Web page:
Learning > Inspiration

We're detoxing for free every day

Bryna Singh

The Straits Times


Facebook Email

Businessman George Kee, 55, started cycling about five years ago on his doctor's advice that exercise would help control his diabetes.


He now calls himself a "chronic cyclist" who clocks an average of 20km daily and bikes whenever he can - including to meet clients of his sign-making business.


His wife Wendy, 51, is an avid cyclist too. On weekends, the couple cycle to run errands and to friends' homes to hang out.


Their dog, a three-year-old poodle-samoyed called Boss, usually accompanies them in a little trailer, which Mr Kee attaches to his bicycle.


The couple, who work together, ride daily to their workplace in Eunos from their home in Pasir Ris.


The 10km journey takes 45 minutes to an hour, about the same as commuting via public transport.


Mrs Kee says the benefit of cycling is avoiding packed, peak-hour trains.


Mr Kee, who owns a car, says cycling to work is less stressful than driving as he can ride past peak-hour traffic and jams.


"I hardly drive these days," he says. "I do so only when there is very heavy rain and if I have many errands to run for the day."


For client meetings, he rides his trusty 25-year-old, $150 foldable bicycle to the nearest MRT station, takes it on board, then cycles to his meeting location after getting off the train.


The couple's son, who is 24 and self-employed, does not have the same interest in cycling.


Mr Kee says: "My son, like most young people, prefers to let his fingers do the exercise - on his mobile phone or on the computer keyboard.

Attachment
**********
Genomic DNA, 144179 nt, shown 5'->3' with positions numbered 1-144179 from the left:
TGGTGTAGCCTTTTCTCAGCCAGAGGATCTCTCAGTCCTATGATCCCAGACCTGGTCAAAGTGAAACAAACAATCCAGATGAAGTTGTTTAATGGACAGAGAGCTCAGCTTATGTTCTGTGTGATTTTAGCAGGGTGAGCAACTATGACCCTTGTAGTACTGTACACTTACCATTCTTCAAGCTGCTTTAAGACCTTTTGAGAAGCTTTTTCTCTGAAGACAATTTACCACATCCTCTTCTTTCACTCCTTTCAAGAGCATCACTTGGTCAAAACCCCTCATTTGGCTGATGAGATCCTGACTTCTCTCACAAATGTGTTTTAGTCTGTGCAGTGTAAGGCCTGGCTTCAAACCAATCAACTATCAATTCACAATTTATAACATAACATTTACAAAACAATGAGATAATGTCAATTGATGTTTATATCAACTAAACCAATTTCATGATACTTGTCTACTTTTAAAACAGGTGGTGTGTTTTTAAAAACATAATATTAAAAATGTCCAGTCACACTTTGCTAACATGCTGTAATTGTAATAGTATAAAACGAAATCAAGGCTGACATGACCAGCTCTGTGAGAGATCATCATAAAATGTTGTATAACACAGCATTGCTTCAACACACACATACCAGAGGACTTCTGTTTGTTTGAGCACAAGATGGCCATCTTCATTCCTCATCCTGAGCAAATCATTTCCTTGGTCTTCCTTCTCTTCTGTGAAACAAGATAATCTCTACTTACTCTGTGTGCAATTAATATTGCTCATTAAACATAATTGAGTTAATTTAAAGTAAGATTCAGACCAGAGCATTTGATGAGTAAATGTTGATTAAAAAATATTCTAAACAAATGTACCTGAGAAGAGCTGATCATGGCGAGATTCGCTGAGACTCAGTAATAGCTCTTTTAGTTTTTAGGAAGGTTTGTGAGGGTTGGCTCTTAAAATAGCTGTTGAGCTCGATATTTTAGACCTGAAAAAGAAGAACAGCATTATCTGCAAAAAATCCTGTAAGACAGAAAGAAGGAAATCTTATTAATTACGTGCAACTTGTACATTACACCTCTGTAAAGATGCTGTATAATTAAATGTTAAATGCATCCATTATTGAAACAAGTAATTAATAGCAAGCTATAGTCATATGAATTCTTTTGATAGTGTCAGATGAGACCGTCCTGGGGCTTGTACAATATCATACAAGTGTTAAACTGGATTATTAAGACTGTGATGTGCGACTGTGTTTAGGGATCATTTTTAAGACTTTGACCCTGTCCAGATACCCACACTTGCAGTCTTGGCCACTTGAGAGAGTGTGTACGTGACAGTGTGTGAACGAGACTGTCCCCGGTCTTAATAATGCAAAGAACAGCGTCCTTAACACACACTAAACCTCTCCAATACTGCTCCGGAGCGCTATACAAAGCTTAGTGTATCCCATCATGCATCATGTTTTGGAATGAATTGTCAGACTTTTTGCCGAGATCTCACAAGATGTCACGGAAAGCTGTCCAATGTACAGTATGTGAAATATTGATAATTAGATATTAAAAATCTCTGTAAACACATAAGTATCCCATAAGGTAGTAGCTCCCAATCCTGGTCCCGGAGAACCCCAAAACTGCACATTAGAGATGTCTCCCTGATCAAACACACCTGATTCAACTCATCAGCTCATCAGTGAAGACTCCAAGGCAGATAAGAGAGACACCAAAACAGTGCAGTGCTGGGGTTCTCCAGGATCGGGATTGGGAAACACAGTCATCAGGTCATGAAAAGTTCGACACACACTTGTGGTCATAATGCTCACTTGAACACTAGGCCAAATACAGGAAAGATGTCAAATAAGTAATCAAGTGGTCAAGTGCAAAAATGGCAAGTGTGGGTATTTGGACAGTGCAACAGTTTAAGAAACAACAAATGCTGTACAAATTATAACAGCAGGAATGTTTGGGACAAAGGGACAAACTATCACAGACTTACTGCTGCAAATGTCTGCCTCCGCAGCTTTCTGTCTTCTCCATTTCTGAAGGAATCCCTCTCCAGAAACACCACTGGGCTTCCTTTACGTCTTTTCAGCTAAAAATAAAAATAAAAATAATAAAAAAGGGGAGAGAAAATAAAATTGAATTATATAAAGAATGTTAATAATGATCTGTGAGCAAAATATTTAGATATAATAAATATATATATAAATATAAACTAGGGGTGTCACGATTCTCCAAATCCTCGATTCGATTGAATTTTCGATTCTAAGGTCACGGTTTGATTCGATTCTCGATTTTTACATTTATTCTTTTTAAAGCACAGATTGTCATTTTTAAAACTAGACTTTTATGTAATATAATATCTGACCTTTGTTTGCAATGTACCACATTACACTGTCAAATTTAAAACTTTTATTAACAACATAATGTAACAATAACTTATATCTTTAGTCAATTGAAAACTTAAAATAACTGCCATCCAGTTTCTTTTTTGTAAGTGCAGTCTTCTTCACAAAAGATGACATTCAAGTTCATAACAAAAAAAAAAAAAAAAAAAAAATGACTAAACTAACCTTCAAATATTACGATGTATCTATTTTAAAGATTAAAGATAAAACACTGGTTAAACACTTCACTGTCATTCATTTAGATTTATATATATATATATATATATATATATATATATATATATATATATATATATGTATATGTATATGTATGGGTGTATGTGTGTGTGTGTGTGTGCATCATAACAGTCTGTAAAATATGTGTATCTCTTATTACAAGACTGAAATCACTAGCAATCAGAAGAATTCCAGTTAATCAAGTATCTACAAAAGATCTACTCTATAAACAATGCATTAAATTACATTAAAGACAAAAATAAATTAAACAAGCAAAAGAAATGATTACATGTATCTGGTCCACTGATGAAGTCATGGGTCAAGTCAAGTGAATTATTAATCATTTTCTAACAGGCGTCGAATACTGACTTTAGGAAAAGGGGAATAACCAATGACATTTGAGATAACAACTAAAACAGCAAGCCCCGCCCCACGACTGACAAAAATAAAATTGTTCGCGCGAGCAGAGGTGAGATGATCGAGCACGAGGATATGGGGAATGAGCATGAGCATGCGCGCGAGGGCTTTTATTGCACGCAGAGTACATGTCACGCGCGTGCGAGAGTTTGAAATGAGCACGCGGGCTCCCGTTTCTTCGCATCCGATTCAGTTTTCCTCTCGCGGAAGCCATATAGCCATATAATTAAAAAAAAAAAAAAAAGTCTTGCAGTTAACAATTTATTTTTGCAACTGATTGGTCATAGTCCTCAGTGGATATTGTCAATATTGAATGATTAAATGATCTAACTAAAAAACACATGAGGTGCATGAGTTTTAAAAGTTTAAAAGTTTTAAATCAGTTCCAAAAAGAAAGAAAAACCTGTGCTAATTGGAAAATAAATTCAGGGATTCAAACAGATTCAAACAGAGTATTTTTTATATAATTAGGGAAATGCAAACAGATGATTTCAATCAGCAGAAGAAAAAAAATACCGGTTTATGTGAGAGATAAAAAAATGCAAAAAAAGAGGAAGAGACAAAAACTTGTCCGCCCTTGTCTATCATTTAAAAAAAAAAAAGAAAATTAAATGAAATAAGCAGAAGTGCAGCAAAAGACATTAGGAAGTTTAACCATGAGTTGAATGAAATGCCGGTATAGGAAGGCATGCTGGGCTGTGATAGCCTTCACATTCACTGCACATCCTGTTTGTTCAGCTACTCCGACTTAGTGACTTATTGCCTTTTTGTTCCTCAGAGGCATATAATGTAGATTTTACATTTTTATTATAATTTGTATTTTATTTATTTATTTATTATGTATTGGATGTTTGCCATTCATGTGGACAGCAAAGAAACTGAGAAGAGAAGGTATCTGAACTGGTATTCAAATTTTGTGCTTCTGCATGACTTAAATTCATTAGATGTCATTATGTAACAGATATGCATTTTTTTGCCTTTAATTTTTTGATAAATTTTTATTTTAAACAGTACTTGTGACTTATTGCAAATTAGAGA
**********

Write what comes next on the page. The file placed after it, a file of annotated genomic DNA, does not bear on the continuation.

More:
"But my wife and I love to sweat it out. We are detoxing for free every day," he says with a laugh.


He adds that thanks to his riding regimen, his diabetes is under control.


With his health in check, the couple also go on cycling tours several times a year.


They have taken their bicycles to places such as Taiwan, South Korea, Cambodia and Indonesia.


There, they can ride up to 120km a day while taking in the sights.


"It's so nice and relaxing. As we cycle, we take time to smell the roses," says Mrs Kee.


"Before we began cycling as a way of life five years ago, I would never have imagined going on a holiday with my bicycle."


Source: The Straits Times © Singapore Press Holdings Limited. Reproduced with permission.

The views, material and information presented by any third party are strictly the views of such third party. Without prejudice to any third party content or materials whatsoever are provided for information purposes and convenience only. Council For The Third Age shall not be responsible or liable for any loss or damage whatsoever arising directly or indirectly howsoever in connection with or as a result of any person accessing or acting on any information contained in such content or materials. The presentation of such information by third parties on this Council For The Third Age website does not imply and shall not be construed as any representation, warranty, endorsement or verification by Council For The Third Age in respect of such content or materials.